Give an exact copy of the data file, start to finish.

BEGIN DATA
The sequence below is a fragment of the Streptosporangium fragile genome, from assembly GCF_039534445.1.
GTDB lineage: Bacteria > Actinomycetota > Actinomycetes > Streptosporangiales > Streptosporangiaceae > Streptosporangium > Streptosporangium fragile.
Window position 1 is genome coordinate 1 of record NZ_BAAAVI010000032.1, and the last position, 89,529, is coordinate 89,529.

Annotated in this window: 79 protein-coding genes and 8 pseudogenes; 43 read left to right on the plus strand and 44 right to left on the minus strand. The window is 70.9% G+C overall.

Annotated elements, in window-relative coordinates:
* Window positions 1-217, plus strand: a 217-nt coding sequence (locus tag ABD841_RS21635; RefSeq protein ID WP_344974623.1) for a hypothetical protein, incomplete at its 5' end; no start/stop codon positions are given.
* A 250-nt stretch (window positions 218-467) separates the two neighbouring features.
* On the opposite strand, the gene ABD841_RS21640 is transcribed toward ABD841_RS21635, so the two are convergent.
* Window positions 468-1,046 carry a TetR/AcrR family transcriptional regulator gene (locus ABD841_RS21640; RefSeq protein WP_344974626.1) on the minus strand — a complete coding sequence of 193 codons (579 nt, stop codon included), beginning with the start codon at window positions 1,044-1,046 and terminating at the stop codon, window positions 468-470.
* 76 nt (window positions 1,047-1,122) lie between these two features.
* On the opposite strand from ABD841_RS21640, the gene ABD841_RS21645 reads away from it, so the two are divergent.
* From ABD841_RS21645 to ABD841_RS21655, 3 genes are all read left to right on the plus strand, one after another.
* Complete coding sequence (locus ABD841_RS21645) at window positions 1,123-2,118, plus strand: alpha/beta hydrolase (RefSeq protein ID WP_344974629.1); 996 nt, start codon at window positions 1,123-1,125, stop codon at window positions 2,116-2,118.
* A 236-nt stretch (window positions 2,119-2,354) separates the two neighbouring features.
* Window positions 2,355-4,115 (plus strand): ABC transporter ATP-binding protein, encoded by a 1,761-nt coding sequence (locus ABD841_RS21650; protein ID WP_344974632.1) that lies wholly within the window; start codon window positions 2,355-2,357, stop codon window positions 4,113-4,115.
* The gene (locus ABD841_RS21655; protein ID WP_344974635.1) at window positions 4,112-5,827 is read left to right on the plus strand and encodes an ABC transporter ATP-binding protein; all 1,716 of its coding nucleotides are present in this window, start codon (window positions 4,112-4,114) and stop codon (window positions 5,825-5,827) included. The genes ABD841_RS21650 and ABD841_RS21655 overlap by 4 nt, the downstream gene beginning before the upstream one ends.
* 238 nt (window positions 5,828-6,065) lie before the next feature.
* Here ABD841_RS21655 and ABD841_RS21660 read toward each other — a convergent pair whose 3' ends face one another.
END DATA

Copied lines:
The sequence below is a fragment of the Streptosporangium fragile genome, from assembly GCF_039534445.1.
GTDB lineage: Bacteria > Actinomycetota > Actinomycetes > Streptosporangiales > Streptosporangiaceae > Streptosporangium > Streptosporangium fragile.
Window position 1 is genome coordinate 1 of record NZ_BAAAVI010000032.1, and the last position, 89,529, is coordinate 89,529.

Annotated in this window: 79 protein-coding genes and 8 pseudogenes; 43 read left to right on the plus strand and 44 right to left on the minus strand. The window is 70.9% G+C overall.

Annotated elements, in window-relative coordinates:
* Window positions 1-217, plus strand: a 217-nt coding sequence (locus tag ABD841_RS21635; RefSeq protein ID WP_344974623.1) for a hypothetical protein, incomplete at its 5' end; no start/stop codon positions are given.
* A 250-nt stretch (window positions 218-467) separates the two neighbouring features.
* On the opposite strand, the gene ABD841_RS21640 is transcribed toward ABD841_RS21635, so the two are convergent.
* Window positions 468-1,046 carry a TetR/AcrR family transcriptional regulator gene (locus ABD841_RS21640; RefSeq protein WP_344974626.1) on the minus strand — a complete coding sequence of 193 codons (579 nt, stop codon included), beginning with the start codon at window positions 1,044-1,046 and terminating at the stop codon, window positions 468-470.
* 76 nt (window positions 1,047-1,122) lie between these two features.
* On the opposite strand from ABD841_RS21640, the gene ABD841_RS21645 reads away from it, so the two are divergent.
* From ABD841_RS21645 to ABD841_RS21655, 3 genes are all read left to right on the plus strand, one after another.
* Complete coding sequence (locus ABD841_RS21645) at window positions 1,123-2,118, plus strand: alpha/beta hydrolase (RefSeq protein ID WP_344974629.1); 996 nt, start codon at window positions 1,123-1,125, stop codon at window positions 2,116-2,118.
* A 236-nt stretch (window positions 2,119-2,354) separates the two neighbouring features.
* Window positions 2,355-4,115 (plus strand): ABC transporter ATP-binding protein, encoded by a 1,761-nt coding sequence (locus ABD841_RS21650; protein ID WP_344974632.1) that lies wholly within the window; start codon window positions 2,355-2,357, stop codon window positions 4,113-4,115.
* The gene (locus ABD841_RS21655; protein ID WP_344974635.1) at window positions 4,112-5,827 is read left to right on the plus strand and encodes an ABC transporter ATP-binding protein; all 1,716 of its coding nucleotides are present in this window, start codon (window positions 4,112-4,114) and stop codon (window positions 5,825-5,827) included. The genes ABD841_RS21650 and ABD841_RS21655 overlap by 4 nt, the downstream gene beginning before the upstream one ends.
* 238 nt (window positions 5,828-6,065) lie before the next feature.
* Here ABD841_RS21655 and ABD841_RS21660 read toward each other — a convergent pair whose 3' ends face one another.